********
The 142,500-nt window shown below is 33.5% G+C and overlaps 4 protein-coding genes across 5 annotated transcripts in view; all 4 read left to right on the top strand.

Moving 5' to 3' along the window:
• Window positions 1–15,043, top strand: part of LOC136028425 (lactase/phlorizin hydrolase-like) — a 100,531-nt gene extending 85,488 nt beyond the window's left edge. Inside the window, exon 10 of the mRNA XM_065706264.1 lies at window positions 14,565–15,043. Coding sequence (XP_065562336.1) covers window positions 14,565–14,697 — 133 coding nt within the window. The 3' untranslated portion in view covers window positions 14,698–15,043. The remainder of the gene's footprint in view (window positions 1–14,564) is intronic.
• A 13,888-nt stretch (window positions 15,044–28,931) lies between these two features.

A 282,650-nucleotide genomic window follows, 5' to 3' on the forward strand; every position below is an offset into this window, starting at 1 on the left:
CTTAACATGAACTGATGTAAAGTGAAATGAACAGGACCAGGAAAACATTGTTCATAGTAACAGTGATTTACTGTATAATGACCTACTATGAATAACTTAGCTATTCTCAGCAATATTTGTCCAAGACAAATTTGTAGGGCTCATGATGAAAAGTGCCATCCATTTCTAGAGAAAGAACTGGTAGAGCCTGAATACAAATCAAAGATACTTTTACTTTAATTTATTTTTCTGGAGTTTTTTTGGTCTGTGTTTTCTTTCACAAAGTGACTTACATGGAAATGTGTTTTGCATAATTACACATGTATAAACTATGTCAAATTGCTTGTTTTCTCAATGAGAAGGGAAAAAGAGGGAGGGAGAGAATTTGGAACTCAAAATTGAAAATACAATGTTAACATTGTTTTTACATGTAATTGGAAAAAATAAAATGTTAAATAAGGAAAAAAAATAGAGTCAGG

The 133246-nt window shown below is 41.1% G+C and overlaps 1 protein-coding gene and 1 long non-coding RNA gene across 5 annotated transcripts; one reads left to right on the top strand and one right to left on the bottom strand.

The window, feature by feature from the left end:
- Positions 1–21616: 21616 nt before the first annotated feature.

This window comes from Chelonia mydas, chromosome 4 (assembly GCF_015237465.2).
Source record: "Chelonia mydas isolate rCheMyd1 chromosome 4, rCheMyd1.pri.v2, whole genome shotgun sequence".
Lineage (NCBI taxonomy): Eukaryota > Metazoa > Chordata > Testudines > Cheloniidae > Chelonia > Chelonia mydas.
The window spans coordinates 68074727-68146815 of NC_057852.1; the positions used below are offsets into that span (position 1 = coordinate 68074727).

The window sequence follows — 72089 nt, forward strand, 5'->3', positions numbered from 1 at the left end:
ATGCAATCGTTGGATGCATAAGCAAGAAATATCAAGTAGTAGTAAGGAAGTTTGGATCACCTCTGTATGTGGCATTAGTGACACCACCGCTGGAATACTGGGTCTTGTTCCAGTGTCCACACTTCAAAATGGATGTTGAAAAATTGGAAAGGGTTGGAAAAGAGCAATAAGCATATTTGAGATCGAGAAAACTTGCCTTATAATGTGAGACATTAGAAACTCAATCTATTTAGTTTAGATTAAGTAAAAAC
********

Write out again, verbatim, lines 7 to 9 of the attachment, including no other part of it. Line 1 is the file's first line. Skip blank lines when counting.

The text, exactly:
The 133246-nt window shown below is 41.1% G+C and overlaps 1 protein-coding gene and 1 long non-coding RNA gene across 5 annotated transcripts; one reads left to right on the top strand and one right to left on the bottom strand.

The window, feature by feature from the left end:
- Positions 1–21616: 21616 nt before the first annotated feature.